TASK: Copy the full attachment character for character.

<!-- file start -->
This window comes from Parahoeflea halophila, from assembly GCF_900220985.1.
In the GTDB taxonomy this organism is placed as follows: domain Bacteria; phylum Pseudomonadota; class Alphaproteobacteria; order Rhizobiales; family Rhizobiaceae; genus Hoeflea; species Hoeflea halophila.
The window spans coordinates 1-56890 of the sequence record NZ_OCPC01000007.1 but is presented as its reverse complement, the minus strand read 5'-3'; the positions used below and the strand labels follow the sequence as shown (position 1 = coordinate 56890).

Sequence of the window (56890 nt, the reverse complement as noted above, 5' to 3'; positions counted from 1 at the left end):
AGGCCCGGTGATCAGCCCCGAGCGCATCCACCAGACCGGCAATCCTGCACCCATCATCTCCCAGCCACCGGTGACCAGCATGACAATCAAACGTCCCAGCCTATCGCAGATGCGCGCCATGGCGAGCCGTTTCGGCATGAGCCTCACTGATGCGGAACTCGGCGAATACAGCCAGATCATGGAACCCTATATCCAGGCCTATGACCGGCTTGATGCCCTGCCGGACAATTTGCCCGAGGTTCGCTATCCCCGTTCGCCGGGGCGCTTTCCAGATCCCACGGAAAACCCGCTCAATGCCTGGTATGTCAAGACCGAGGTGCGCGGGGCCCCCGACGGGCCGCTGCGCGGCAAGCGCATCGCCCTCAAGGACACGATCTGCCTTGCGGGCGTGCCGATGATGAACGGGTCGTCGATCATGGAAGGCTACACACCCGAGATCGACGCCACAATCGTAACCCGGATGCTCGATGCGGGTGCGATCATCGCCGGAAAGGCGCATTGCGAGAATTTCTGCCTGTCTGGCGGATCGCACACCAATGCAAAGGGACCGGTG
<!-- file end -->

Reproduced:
This window comes from Parahoeflea halophila, from assembly GCF_900220985.1.
In the GTDB taxonomy this organism is placed as follows: domain Bacteria; phylum Pseudomonadota; class Alphaproteobacteria; order Rhizobiales; family Rhizobiaceae; genus Hoeflea; species Hoeflea halophila.
The window spans coordinates 1-56890 of the sequence record NZ_OCPC01000007.1 but is presented as its reverse complement, the minus strand read 5'-3'; the positions used below and the strand labels follow the sequence as shown (position 1 = coordinate 56890).

Sequence of the window (56890 nt, the reverse complement as noted above, 5' to 3'; positions counted from 1 at the left end):
AGGCCCGGTGATCAGCCCCGAGCGCATCCACCAGACCGGCAATCCTGCACCCATCATCTCCCAGCCACCGGTGACCAGCATGACAATCAAACGTCCCAGCCTATCGCAGATGCGCGCCATGGCGAGCCGTTTCGGCATGAGCCTCACTGATGCGGAACTCGGCGAATACAGCCAGATCATGGAACCCTATATCCAGGCCTATGACCGGCTTGATGCCCTGCCGGACAATTTGCCCGAGGTTCGCTATCCCCGTTCGCCGGGGCGCTTTCCAGATCCCACGGAAAACCCGCTCAATGCCTGGTATGTCAAGACCGAGGTGCGCGGGGCCCCCGACGGGCCGCTGCGCGGCAAGCGCATCGCCCTCAAGGACACGATCTGCCTTGCGGGCGTGCCGATGATGAACGGGTCGTCGATCATGGAAGGCTACACACCCGAGATCGACGCCACAATCGTAACCCGGATGCTCGATGCGGGTGCGATCATCGCCGGAAAGGCGCATTGCGAGAATTTCTGCCTGTCTGGCGGATCGCACACCAATGCAAAGGGACCGGTG